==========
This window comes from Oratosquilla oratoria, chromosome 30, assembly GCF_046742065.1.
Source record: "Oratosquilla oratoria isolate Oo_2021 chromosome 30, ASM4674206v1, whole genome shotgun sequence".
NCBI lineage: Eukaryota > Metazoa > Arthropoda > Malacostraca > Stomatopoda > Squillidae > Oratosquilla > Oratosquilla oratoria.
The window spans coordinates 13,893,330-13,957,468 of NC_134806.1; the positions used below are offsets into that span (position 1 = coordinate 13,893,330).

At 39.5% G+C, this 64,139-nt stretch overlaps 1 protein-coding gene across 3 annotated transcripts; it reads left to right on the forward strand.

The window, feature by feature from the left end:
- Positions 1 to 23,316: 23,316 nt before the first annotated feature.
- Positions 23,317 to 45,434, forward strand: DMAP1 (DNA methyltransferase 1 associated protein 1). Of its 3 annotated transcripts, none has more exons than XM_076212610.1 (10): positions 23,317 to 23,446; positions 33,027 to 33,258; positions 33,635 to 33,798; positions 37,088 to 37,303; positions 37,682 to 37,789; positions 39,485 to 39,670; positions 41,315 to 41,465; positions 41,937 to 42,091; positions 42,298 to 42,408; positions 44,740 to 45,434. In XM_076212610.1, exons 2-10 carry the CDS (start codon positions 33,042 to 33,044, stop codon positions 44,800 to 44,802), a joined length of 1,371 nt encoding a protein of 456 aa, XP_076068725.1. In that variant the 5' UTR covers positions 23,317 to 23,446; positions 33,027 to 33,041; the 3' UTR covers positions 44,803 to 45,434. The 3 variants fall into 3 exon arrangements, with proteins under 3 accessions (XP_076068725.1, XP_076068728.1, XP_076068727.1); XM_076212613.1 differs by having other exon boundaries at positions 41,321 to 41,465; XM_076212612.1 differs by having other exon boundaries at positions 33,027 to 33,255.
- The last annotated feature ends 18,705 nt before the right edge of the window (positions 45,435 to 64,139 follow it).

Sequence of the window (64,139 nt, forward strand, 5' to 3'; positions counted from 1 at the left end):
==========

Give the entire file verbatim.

This window comes from Oratosquilla oratoria, chromosome 30, assembly GCF_046742065.1.
Source record: "Oratosquilla oratoria isolate Oo_2021 chromosome 30, ASM4674206v1, whole genome shotgun sequence".
NCBI lineage: Eukaryota > Metazoa > Arthropoda > Malacostraca > Stomatopoda > Squillidae > Oratosquilla > Oratosquilla oratoria.
The window spans coordinates 13,893,330-13,957,468 of NC_134806.1; the positions used below are offsets into that span (position 1 = coordinate 13,893,330).

At 39.5% G+C, this 64,139-nt stretch overlaps 1 protein-coding gene across 3 annotated transcripts; it reads left to right on the forward strand.

The window, feature by feature from the left end:
- Positions 1 to 23,316: 23,316 nt before the first annotated feature.
- Positions 23,317 to 45,434, forward strand: DMAP1 (DNA methyltransferase 1 associated protein 1). Of its 3 annotated transcripts, none has more exons than XM_076212610.1 (10): positions 23,317 to 23,446; positions 33,027 to 33,258; positions 33,635 to 33,798; positions 37,088 to 37,303; positions 37,682 to 37,789; positions 39,485 to 39,670; positions 41,315 to 41,465; positions 41,937 to 42,091; positions 42,298 to 42,408; positions 44,740 to 45,434. In XM_076212610.1, exons 2-10 carry the CDS (start codon positions 33,042 to 33,044, stop codon positions 44,800 to 44,802), a joined length of 1,371 nt encoding a protein of 456 aa, XP_076068725.1. In that variant the 5' UTR covers positions 23,317 to 23,446; positions 33,027 to 33,041; the 3' UTR covers positions 44,803 to 45,434. The 3 variants fall into 3 exon arrangements, with proteins under 3 accessions (XP_076068725.1, XP_076068728.1, XP_076068727.1); XM_076212613.1 differs by having other exon boundaries at positions 41,321 to 41,465; XM_076212612.1 differs by having other exon boundaries at positions 33,027 to 33,255.
- The last annotated feature ends 18,705 nt before the right edge of the window (positions 45,435 to 64,139 follow it).

Sequence of the window (64,139 nt, forward strand, 5' to 3'; positions counted from 1 at the left end):